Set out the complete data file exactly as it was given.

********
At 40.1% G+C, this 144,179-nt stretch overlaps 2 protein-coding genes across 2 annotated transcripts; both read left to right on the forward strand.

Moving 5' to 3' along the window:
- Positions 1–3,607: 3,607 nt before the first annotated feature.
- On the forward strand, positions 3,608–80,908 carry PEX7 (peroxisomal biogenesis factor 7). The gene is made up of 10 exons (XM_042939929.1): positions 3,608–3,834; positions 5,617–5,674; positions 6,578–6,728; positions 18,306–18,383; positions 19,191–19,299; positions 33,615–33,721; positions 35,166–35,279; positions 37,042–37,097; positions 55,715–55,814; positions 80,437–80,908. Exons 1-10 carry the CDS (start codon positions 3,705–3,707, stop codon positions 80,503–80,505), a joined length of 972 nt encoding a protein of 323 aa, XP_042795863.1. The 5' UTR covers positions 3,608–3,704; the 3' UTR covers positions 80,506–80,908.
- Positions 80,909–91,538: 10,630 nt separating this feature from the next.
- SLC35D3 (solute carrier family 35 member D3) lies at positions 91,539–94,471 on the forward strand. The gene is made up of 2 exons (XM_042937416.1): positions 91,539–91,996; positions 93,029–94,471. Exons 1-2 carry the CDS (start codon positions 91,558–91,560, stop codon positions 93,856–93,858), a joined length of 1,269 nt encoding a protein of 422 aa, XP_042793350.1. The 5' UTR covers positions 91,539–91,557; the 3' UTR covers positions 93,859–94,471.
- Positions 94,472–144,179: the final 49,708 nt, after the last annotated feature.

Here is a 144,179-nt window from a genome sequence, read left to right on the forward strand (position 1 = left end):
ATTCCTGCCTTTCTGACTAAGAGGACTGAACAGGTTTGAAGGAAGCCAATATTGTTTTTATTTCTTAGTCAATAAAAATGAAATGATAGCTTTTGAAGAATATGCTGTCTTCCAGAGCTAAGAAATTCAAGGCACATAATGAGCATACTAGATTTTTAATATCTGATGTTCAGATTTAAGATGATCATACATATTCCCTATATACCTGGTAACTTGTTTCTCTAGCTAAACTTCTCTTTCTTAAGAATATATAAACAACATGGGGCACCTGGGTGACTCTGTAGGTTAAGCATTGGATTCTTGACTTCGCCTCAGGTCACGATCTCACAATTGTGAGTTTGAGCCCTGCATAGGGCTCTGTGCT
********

At 40.1% G+C, this 144,179-nt stretch overlaps 2 protein-coding genes across 2 annotated transcripts; both read left to right on the forward strand.

Moving 5' to 3' along the window:
- Positions 1–3,607: 3,607 nt before the first annotated feature.
- On the forward strand, positions 3,608–80,908 carry PEX7 (peroxisomal biogenesis factor 7). The gene is made up of 10 exons (XM_042939929.1): positions 3,608–3,834; positions 5,617–5,674; positions 6,578–6,728; positions 18,306–18,383; positions 19,191–19,299; positions 33,615–33,721; positions 35,166–35,279; positions 37,042–37,097; positions 55,715–55,814; positions 80,437–80,908. Exons 1-10 carry the CDS (start codon positions 3,705–3,707, stop codon positions 80,503–80,505), a joined length of 972 nt encoding a protein of 323 aa, XP_042795863.1. The 5' UTR covers positions 3,608–3,704; the 3' UTR covers positions 80,506–80,908.
- Positions 80,909–91,538: 10,630 nt separating this feature from the next.
- SLC35D3 (solute carrier family 35 member D3) lies at positions 91,539–94,471 on the forward strand. The gene is made up of 2 exons (XM_042937416.1): positions 91,539–91,996; positions 93,029–94,471. Exons 1-2 carry the CDS (start codon positions 91,558–91,560, stop codon positions 93,856–93,858), a joined length of 1,269 nt encoding a protein of 422 aa, XP_042793350.1. The 5' UTR covers positions 91,539–91,557; the 3' UTR covers positions 93,859–94,471.
- Positions 94,472–144,179: the final 49,708 nt, after the last annotated feature.

Here is a 144,179-nt window from a genome sequence, read left to right on the forward strand (position 1 = left end):
ATTCCTGCCTTTCTGACTAAGAGGACTGAACAGGTTTGAAGGAAGCCAATATTGTTTTTATTTCTTAGTCAATAAAAATGAAATGATAGCTTTTGAAGAATATGCTGTCTTCCAGAGCTAAGAAATTCAAGGCACATAATGAGCATACTAGATTTTTAATATCTGATGTTCAGATTTAAGATGATCATACATATTCCCTATATACCTGGTAACTTGTTTCTCTAGCTAAACTTCTCTTTCTTAAGAATATATAAACAACATGGGGCACCTGGGTGACTCTGTAGGTTAAGCATTGGATTCTTGACTTCGCCTCAGGTCACGATCTCACAATTGTGAGTTTGAGCCCTGCATAGGGCTCTGTGCT